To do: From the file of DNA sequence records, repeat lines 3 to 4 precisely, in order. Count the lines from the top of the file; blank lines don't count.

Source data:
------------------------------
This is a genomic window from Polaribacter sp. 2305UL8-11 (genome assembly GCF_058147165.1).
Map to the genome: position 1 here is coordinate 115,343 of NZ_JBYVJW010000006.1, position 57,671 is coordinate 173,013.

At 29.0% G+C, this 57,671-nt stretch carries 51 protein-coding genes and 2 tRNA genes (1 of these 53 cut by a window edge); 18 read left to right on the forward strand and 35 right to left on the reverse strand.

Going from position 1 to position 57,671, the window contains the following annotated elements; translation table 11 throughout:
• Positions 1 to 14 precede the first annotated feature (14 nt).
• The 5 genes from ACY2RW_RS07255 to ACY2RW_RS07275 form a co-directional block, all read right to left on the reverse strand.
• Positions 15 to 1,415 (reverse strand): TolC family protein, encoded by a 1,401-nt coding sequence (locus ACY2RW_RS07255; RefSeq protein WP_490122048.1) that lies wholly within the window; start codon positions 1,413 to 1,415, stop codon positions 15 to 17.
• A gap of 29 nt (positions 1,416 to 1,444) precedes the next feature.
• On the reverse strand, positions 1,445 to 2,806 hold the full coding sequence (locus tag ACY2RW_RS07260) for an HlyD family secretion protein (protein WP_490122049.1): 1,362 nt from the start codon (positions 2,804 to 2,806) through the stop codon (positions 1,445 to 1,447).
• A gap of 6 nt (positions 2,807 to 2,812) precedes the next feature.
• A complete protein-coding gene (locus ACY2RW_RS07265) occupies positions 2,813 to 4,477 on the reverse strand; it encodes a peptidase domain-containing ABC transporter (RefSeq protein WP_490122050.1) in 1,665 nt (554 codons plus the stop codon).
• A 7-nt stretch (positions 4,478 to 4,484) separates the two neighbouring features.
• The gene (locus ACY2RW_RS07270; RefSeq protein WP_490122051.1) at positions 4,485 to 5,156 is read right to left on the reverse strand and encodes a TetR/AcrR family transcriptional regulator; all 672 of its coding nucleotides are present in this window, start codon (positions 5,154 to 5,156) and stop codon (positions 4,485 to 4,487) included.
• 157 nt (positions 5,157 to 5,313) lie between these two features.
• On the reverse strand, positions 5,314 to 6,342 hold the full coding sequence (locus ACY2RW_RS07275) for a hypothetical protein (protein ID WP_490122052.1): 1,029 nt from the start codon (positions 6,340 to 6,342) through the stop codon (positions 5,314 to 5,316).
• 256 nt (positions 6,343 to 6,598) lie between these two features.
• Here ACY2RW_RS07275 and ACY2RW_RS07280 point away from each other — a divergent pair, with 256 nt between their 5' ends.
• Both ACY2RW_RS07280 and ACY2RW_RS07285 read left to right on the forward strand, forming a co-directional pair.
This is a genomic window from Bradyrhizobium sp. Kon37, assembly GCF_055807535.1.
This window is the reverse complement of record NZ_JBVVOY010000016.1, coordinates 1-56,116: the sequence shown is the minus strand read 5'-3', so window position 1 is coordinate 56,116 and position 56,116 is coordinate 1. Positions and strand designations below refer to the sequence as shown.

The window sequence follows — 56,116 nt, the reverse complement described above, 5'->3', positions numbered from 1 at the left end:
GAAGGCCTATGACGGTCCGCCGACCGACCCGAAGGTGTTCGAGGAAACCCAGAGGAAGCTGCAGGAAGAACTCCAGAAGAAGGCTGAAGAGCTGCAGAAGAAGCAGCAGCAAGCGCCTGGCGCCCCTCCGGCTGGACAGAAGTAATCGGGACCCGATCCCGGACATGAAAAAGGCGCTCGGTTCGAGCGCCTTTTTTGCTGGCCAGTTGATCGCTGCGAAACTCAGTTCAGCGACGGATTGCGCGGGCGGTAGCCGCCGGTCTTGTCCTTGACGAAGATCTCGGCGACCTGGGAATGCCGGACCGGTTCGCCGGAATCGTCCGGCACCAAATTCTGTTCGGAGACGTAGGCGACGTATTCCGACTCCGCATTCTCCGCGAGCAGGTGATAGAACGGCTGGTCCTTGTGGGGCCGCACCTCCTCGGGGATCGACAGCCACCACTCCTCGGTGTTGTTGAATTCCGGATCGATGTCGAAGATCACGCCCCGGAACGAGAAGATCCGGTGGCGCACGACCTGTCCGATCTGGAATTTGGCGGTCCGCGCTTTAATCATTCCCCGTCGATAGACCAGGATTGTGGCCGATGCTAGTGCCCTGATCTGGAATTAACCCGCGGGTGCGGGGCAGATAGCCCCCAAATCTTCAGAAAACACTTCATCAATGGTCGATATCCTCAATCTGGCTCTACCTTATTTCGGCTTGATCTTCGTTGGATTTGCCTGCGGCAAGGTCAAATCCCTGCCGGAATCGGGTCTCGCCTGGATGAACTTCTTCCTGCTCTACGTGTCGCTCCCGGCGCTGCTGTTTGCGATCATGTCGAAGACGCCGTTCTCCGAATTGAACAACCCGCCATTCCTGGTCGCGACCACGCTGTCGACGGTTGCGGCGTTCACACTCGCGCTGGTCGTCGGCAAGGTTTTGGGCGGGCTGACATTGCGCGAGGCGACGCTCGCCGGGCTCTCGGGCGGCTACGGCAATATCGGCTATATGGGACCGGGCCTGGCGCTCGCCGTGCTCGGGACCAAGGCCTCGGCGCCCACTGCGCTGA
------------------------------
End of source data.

At 29.0% G+C, this 57,671-nt stretch carries 51 protein-coding genes and 2 tRNA genes (1 of these 53 cut by a window edge); 18 read left to right on the forward strand and 35 right to left on the reverse strand.

Going from position 1 to position 57,671, the window contains the following annotated elements; translation table 11 throughout: